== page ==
Encourage Paula that you'd prefer her to voice her discontent directly to you privately without repercussions rather than sabotage you, which may be scary for her if she believes that being honest about her feelings is rude or unladylike. Critically, though, if she does start to open up and you yell, snap or get defensive, she will shut down and feel betrayed and angry. That's like throwing gasoline on a fire. Be understanding but firm. Encourage her to read books about and take courses in assertiveness training to help her.

A great book abour passive-aggression is Living with the Passive-Aggressive Man: Coping with Hidden Aggression by Scott Wetzler, Ph.D. Whether it's a man or a woman doing it deliberately or unconsciously, this book can help.

Start out with a compliment, give Paula the feedback (I never call it criticism), describe how you want it corrected, and end with a compliment. Edit this speech to your needs and say:

"Paula, I know that you're a very competent person and I appreciate that about you. Although you deny that anything is wrong, I experience you as being very passive aggressive – which means you do nasty things in a passive manner - it feels like revenge or sabotage, like with the FedEx package.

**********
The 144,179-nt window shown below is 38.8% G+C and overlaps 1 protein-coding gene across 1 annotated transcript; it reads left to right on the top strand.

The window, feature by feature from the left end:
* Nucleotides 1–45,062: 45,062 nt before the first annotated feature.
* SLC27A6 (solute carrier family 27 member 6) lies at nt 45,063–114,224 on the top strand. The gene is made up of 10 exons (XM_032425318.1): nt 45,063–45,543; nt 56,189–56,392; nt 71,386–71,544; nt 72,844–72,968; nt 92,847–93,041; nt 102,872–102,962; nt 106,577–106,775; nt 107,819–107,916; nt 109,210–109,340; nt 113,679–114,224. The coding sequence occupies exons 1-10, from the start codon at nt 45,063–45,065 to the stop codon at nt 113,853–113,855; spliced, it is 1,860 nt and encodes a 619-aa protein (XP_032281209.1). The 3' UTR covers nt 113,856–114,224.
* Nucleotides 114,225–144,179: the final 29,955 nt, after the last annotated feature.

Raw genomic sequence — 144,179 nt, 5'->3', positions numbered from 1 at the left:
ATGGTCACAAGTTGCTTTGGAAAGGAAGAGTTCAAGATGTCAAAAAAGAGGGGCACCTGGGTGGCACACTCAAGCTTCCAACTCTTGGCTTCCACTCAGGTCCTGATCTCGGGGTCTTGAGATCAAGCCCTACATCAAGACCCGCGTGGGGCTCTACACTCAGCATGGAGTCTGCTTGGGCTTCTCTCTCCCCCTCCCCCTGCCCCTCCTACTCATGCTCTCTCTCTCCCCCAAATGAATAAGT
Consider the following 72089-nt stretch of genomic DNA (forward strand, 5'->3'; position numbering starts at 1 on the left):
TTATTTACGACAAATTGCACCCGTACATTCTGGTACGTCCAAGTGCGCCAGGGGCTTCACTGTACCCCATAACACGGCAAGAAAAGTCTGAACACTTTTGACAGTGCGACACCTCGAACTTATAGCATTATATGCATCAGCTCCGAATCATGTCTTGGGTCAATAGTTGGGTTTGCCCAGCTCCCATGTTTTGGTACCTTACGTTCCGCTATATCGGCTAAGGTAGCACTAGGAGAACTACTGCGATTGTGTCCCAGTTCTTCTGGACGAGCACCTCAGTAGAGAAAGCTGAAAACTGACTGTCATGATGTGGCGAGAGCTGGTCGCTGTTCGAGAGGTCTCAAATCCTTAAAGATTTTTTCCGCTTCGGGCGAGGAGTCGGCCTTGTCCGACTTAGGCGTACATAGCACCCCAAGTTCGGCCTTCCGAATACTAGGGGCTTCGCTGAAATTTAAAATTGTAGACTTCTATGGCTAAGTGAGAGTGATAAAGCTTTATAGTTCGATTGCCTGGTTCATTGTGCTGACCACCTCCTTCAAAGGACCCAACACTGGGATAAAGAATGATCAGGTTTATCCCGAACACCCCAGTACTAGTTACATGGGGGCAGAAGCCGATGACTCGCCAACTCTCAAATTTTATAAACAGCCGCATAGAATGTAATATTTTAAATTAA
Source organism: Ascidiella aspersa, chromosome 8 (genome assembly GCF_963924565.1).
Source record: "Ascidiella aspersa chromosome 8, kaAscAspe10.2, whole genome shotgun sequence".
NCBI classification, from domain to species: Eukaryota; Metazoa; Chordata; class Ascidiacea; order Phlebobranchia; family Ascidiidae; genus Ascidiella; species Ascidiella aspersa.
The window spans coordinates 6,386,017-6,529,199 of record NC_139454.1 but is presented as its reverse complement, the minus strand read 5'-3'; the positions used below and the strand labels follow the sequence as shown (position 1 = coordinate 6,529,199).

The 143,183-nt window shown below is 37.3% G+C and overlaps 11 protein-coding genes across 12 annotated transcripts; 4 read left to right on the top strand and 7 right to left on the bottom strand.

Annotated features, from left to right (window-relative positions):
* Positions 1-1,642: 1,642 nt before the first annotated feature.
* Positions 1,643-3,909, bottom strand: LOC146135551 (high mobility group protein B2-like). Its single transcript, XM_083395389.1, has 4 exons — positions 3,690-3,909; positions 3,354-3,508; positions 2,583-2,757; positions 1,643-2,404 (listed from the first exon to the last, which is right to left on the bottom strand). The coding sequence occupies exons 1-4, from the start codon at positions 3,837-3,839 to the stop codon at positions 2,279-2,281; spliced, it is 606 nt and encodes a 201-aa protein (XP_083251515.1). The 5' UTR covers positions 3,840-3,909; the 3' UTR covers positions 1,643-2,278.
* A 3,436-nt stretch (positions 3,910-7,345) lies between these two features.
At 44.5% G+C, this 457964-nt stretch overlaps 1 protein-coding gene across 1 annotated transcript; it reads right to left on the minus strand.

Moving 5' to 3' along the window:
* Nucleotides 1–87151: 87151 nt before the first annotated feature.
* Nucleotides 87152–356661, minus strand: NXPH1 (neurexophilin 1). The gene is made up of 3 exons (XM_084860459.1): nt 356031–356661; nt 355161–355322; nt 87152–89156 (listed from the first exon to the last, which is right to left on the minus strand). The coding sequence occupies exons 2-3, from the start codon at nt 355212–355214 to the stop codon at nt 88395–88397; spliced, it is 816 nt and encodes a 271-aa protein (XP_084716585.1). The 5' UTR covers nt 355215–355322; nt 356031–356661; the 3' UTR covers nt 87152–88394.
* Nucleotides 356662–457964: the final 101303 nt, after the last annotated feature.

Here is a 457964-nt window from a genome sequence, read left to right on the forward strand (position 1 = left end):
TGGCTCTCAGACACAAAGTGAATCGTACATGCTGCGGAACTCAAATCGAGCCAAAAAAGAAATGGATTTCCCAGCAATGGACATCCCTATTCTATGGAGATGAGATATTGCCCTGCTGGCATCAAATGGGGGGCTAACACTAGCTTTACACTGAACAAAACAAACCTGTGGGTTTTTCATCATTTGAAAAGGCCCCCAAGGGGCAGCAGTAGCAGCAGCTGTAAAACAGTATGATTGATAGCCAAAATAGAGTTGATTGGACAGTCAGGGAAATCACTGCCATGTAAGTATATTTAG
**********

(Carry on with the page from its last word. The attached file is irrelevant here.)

I don't know what I've done to offend you, yet I'm punished for it. Please tell me and let's talk honestly. Perhaps your parents told you that being angry wasn't 'ladylike' or 'nice.' You can voice your irritation with me in an honest, direct way, privately without repercussions. I recommend you take courses in assertiveness training and read books about it. I'd like to work cooperatively with you because you're a competent person. I hope we can work well together based on honesty and openness. I'd like to hear your response now."

If that doesn't work, here are other options:

1. Ask for a change to another department and/or boss.

2. Get an attorney to write a letter to your boss, HR, and the legal department, stating if the situation doesn't change, you will file a law suit for hostile work environment, sexual harassment, unsafe conditions, etc. Companies hate law suits and bad publicity and will comply.

If that fails, file the law suit. Witnesses and co-workers may come forward when someone else courageously filed first. Then you may turn it into a class action suit.

3. You can even take the issue to the Supreme Court. There have been several precedent-setting employment law cases that positively changed working conditions.

4. Contact the local and/or national media – investigative reporters, TV and radio stations, newspapers, magazines and the Internet – who do "Problem Solvers" or "Crime Busters" exposes.

And if that doesn't work, it's time to look for a good company that respects its workers.

About The Author

Linnda Durrée
Linnda Durrée

Linnda Durrée Ph.D., is a psychotherapist, business consultant, trainer, speaker and columnist. She is the author of Surviving the Toxic Workplace (McGraw Hill, 2010), a first-aid manual with treatments for every type of toxic workplace infection.